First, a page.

A gallon has jumped by about 50 cents over the last month as Russia’s war in Ukraine has continued to unsettle the global energy market.
A Russian-owned refinery, linked to a Soviet-era pipeline, is a reminder of Germany’s past and a stumbling block to efforts to cut off Russian oil.
Under increasing pressure to sever the country’s reliance on Russian energy, German officials must contend with deeply rooted economic ties.
Russia’s war in Ukraine has caused a steep rise in a fuel essential to truckers, farmers and industry. Europe is hardest hit.
For years, the hackers behind the malware known as Triton or Trisis have stood out as a uniquely dangerous threat to critical infrastructure: a group of digital intruders who attempted to sabotage industrial safety systems, with physical, potentially catastrophic results. Now the US Department of Justice has put a name to one of the hackers in that group—and confirmed the hackers’ targets included a US company that owns multiple oil refineries.
On Thursday, just days after the White House warned of potential cyberattacks on US critical infrastructure by the Russian government in retaliation for new sanctions against the country, the Justice Department unsealed a pair of indictments that together outline a years-long campaign of Russian hacking of US energy facilities. In one set of charges, filed in August 2021, authorities name three officers of Russia’s FSB intelligence agency accused of being members of a notorious hacking group known as Berserk Bear, Dragonfly 2.0, or Havex, known for targeting electrical utilities and other critical infrastructure worldwide, and widely suspected of working in the service of the Russian government.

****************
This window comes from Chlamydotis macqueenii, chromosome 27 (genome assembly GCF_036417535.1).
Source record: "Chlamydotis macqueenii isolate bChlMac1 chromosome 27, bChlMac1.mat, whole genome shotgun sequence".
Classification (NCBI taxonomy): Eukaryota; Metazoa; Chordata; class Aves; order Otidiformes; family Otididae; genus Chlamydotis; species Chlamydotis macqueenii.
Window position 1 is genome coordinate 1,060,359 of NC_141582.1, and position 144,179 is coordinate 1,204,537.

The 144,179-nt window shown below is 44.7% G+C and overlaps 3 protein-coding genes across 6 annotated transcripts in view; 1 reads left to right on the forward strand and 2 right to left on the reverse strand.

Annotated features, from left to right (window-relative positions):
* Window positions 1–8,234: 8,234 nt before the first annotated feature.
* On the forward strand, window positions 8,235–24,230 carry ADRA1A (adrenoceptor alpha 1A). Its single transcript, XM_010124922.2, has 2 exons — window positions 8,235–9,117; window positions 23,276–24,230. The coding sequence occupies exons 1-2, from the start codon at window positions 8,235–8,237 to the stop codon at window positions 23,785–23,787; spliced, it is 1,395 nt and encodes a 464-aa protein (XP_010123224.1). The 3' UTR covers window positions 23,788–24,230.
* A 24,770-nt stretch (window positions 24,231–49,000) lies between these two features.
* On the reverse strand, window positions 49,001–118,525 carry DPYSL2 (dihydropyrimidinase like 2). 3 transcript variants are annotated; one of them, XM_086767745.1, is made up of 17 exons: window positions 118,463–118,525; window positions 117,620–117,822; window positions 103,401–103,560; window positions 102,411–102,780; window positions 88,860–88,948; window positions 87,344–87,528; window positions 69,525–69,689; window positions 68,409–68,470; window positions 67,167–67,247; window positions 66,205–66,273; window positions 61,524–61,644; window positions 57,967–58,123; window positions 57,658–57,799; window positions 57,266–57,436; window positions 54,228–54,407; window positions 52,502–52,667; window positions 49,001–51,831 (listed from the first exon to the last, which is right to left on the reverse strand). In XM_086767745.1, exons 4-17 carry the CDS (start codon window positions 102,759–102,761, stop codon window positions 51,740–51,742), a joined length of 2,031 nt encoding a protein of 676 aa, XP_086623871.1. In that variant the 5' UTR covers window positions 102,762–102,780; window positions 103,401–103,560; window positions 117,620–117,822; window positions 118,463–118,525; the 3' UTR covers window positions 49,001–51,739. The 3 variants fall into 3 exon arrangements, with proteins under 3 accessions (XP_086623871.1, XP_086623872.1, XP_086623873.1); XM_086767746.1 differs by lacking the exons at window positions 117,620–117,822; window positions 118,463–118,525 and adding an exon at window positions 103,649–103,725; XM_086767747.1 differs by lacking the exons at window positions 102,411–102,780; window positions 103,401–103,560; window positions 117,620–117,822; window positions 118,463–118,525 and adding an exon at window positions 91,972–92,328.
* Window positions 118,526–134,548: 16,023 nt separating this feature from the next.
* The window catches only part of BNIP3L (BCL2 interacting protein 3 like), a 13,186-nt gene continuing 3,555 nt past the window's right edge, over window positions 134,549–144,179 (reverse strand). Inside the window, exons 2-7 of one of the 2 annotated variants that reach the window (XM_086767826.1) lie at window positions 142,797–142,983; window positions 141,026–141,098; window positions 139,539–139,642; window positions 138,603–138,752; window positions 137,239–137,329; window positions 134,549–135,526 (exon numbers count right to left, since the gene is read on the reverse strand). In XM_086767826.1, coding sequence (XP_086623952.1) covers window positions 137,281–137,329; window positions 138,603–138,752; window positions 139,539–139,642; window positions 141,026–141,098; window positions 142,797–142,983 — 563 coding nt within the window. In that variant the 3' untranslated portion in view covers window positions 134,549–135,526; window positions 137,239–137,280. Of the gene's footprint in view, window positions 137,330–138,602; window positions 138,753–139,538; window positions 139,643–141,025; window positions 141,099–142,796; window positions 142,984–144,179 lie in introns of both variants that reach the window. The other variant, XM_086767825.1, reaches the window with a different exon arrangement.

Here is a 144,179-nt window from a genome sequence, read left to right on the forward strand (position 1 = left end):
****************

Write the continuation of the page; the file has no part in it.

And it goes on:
A leak at a refinery tarred miles of Pacific Coast beaches. The company blames waves caused by a distant volcano eruption, but the Peruvian government has vowed to “defend the sea.”
President López Obrador wants to halt most oil exports and imports of gasoline and other fuels. Critics say he is reneging on Mexico’s climate change commitments.
The Lummi Nation has a long, proud history of contesting ecologically unfriendly projects. Can it pull off one more big win?
Louisiana’s 17 oil refineries account for nearly a fifth of the nation’s capacity. Past hurricanes have cause toxic spills.
When the next crisis hits the Colonial Pipeline, it will once again shut down. Panic buying will resume. And people will ask, yet again: How did this happen?
But some energy warned of possible shortages and higher prices if the suspension continues into the week.
The state-owned oil company, Pertamina, which operates the refinery on Java island, suggested the fire may have been caused by a lightning strike. No deaths were reported.
It’s not just party balloons. A huge Siberian production plant is expected to reshape the market for a gas that’s essential to many critical industries.
Struggling energy companies are increasing the production of renewable diesel, which can reduce greenhouse gas emissions.
Delta’s foray into oil refining illustrates some of the reasons the business was in trouble even before the pandemic.